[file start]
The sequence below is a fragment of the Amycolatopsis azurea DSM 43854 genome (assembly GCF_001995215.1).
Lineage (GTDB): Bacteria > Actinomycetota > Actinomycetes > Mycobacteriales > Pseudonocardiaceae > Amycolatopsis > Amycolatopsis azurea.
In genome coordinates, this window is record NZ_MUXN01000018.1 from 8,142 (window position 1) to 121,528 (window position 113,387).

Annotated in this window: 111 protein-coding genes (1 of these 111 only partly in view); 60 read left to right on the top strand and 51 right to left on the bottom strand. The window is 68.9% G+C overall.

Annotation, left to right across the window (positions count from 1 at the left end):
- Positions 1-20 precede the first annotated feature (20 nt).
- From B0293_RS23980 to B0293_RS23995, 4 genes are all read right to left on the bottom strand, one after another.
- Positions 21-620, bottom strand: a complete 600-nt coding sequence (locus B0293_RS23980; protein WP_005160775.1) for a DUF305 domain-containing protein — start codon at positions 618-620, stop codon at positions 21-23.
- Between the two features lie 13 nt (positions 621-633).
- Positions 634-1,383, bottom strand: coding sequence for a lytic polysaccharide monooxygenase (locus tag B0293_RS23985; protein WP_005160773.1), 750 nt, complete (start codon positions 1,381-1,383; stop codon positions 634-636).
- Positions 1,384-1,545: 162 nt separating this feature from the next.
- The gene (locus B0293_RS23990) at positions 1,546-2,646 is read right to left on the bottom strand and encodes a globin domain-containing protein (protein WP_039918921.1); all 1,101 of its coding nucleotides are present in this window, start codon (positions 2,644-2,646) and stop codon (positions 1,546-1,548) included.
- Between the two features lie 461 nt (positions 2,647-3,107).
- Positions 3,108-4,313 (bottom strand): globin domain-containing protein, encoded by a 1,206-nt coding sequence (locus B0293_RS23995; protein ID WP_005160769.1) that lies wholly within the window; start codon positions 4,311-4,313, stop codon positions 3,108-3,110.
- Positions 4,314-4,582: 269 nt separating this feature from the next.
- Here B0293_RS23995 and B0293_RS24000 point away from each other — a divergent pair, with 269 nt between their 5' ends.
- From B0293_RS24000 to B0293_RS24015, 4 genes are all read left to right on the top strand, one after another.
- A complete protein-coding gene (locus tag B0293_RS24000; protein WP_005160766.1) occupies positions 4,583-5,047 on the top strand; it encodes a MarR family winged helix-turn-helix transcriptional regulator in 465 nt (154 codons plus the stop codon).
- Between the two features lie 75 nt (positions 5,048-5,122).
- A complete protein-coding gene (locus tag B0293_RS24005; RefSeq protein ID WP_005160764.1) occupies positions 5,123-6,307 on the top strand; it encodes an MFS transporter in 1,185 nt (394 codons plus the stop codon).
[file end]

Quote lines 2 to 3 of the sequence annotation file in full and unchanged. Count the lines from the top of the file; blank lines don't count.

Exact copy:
Lineage (GTDB): Bacteria > Actinomycetota > Actinomycetes > Mycobacteriales > Pseudonocardiaceae > Amycolatopsis > Amycolatopsis azurea.
In genome coordinates, this window is record NZ_MUXN01000018.1 from 8,142 (window position 1) to 121,528 (window position 113,387).